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The Irish Famine

Many years ago before I went up to Oxford to study Agricultural Science my wise old Tutor, Dr.Dawkins, set me to research The Irish Famine. The famine is still being used as a rod to beat the English up and maintain the Irish as a victim nation. As always the truth is never pure and never simple but it is a long way from the mythology that is spread - for instance by Law in New York:

"History teaches us," said Governor Pataki, signing the relevant law into effect in 1996, "that the Great Irish Hunger was not the result of a massive failure of the Irish potato crop but rather was the result of a deliberate campaign by the British to deny the Irish people the food they needed to survive."

If you care about the truth, whether it is about science, economics or history, pull up a chair and read : John Derbyshire on the Irish Famine on National Review Online

Comments

We all know that the potato blight was caused by a fungus, easily prevented by a cheap, simple copper sulphate spray, a fact not known at the time. The disease was devastating, and although the English did respond, they were too slow to be quickly effective. However the Irish cannot cope without their victimhood, and this victimhood-by-proxy has always been important in Boston-American-Democrat politics; witness the success of Noraid. Truth to tell this ethnic group had a greater effect on the conduct of WW2 than the German-American population. Like the entrenched attitudes of Stalinists in Russia, or Maoists in China, the ethos survives and lives on.

I seem to recall that stat that in today's terms 'English' aid sent as what would be termed 'famine relief' amounted to some 2bn - shame to let the truth get in the way though!

Harry

But they were Organic potatoes, you can't spray them!

(Pedant alert - actually you can use real nasties like Copper Sulphate under Organic rules!)

yes but were the organic potatoes planted by planters hired under a "diversity programme"?

From the sources I've read, The starvation and civilian uproar during Irish famine can be blamed on ineptitude more than just cold heartedness from England.
The truth is, in 1845, the rest of the harvest in Ireland was a good one, the ships bound for England had their holds full of barley, wheat, oats, etc. which was how the Irish tenants paid their rent. At first, The English government paid no attention to the reports of widespread starving, thinking it was just another tale of woe from Ireland(Insert the little boy who cried wolf here). Then, after they realized how bad the problem was, they did give aid to the Irish peasants, but it was misguided aid. First, the government proposed to help the pesants through public works, but the problem was the Irish need food, not money. Second, they funded the public works through the landowners, who to lessen their burden, evicted many of their tenants, worsening the problem.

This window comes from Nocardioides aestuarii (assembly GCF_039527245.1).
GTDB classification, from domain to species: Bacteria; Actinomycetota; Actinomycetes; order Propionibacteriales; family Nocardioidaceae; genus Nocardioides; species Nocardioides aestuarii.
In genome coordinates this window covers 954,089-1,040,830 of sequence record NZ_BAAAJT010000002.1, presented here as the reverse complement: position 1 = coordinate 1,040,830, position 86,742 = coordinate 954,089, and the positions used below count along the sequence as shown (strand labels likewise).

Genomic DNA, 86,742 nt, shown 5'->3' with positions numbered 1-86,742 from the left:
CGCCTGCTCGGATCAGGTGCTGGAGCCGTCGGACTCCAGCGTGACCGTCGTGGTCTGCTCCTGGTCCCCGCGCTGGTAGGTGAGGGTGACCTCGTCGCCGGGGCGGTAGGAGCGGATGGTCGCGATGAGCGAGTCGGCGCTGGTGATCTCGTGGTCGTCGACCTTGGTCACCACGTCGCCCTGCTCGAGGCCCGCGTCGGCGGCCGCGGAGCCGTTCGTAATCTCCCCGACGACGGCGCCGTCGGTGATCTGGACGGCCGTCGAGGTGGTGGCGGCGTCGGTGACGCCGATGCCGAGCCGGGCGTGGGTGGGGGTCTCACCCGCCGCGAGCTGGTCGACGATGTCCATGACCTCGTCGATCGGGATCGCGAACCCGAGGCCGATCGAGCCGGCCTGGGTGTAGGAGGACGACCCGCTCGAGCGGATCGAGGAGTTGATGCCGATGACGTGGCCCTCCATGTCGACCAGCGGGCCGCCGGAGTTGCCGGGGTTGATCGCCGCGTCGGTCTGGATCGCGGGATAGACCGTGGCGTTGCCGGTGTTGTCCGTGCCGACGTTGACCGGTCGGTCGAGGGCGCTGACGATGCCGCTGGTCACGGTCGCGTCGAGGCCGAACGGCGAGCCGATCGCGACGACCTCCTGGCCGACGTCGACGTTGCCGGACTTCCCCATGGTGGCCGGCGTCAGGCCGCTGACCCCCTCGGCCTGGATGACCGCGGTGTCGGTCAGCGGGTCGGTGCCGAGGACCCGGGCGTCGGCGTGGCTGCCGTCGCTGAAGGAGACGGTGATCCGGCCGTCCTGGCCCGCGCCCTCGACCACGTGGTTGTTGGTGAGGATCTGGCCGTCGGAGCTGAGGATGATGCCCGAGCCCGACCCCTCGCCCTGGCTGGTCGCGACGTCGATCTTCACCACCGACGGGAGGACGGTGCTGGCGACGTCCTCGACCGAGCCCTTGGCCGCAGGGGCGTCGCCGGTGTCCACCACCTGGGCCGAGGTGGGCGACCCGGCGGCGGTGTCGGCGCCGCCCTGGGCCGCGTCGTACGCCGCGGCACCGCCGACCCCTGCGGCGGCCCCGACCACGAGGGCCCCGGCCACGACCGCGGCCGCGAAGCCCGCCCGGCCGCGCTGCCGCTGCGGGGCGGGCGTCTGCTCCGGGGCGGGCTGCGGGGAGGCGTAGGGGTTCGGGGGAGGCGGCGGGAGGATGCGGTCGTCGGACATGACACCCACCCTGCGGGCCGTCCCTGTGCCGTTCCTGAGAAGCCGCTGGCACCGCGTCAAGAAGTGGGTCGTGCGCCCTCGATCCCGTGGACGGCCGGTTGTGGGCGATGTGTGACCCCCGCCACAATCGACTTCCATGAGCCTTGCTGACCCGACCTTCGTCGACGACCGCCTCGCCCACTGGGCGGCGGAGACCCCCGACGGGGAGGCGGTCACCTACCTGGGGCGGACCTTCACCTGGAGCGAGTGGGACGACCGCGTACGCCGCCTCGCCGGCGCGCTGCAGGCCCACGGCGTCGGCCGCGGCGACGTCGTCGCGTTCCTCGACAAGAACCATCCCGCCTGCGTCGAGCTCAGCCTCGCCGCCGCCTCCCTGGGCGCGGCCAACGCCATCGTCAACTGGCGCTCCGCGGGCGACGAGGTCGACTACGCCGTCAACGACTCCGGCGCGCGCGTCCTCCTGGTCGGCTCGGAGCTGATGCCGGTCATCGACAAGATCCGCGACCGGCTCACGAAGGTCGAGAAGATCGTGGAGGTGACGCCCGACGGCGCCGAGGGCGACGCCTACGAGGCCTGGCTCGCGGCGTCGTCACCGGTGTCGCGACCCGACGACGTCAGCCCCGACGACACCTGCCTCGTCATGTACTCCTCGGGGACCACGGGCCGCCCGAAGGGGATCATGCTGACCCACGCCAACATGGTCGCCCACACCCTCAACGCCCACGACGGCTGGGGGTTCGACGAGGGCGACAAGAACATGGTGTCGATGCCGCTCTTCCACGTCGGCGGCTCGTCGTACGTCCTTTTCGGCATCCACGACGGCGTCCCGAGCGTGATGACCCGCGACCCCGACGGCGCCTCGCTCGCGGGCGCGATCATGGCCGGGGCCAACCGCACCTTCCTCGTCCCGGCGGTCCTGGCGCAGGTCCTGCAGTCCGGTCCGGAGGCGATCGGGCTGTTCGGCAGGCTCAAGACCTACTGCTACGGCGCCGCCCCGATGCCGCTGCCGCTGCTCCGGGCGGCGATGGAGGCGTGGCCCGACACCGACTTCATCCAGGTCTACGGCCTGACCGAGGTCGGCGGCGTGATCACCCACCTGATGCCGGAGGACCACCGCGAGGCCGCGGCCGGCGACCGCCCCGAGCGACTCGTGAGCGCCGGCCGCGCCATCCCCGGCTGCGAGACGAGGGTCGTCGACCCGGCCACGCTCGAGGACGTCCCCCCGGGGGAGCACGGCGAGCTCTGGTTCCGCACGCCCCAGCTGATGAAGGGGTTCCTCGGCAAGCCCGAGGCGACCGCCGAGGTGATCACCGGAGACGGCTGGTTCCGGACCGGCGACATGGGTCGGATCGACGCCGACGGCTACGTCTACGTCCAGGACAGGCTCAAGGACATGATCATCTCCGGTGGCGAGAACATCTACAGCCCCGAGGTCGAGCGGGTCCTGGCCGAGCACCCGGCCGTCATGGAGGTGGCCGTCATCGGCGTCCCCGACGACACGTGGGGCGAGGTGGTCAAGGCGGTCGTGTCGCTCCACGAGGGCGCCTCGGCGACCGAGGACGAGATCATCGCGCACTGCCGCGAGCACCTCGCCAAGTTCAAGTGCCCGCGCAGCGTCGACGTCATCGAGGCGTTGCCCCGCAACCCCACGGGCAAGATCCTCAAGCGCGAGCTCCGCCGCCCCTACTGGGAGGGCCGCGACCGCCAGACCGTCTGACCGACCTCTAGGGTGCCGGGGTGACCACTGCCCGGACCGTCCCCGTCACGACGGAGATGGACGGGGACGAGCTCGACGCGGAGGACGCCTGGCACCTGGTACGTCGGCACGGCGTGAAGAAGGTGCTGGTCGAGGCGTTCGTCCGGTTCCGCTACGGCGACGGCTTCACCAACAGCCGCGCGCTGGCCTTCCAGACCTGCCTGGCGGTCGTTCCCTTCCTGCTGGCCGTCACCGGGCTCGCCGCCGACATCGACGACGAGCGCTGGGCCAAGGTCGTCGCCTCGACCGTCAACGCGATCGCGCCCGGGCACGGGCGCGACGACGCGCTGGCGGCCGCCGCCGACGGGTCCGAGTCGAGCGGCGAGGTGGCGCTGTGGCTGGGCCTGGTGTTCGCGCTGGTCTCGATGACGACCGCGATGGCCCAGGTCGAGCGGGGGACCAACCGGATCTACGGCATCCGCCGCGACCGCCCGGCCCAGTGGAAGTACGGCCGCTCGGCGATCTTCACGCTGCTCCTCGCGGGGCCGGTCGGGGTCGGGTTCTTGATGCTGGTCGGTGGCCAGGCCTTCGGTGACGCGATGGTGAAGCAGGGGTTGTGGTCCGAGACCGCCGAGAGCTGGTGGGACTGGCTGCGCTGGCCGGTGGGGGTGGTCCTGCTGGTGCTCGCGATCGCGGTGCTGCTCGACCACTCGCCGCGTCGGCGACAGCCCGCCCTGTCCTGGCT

The important point which has not been mentioned is the amount of food other than potatoes being exported out of Ireland during the period of the early 1840s. There was no famine, and this is made clear by shipping documents showing tonnes of meat and other foods leaving Ireland for among other desstinations, British Soldiers in the Crimea.

John Derbyshire's article is quite fair, but he makes a good job of missing the point that the British government, though organised enough to run an empire, were basically not too bothered about the catholic peasents in Ireland starving to death. This is nothing to do with not having the right systems in place to distribute relief.

He also puts forward a case of the charitable British who deferred rent payments from the Irish. I am highly sceptical about this. Evictions were common and the idea of land owners being so obliging to the starving Irish does not sound very 140's to me.

"They are going. They are going with a vengeance. Soon a Celt will be as rare in Ireland as a Red Indian on the streets of Manhattan. Law has ridden through, it has been taught with bayonets, and interpreted with ruin. Townships levelled to the ground, straggling columns of exiles, workhouses multiplied, and still crowded, express the determination of the Legislature to rescue Ireland from its slovenly old barbarism, and to plant there the institutions of this more civilised land."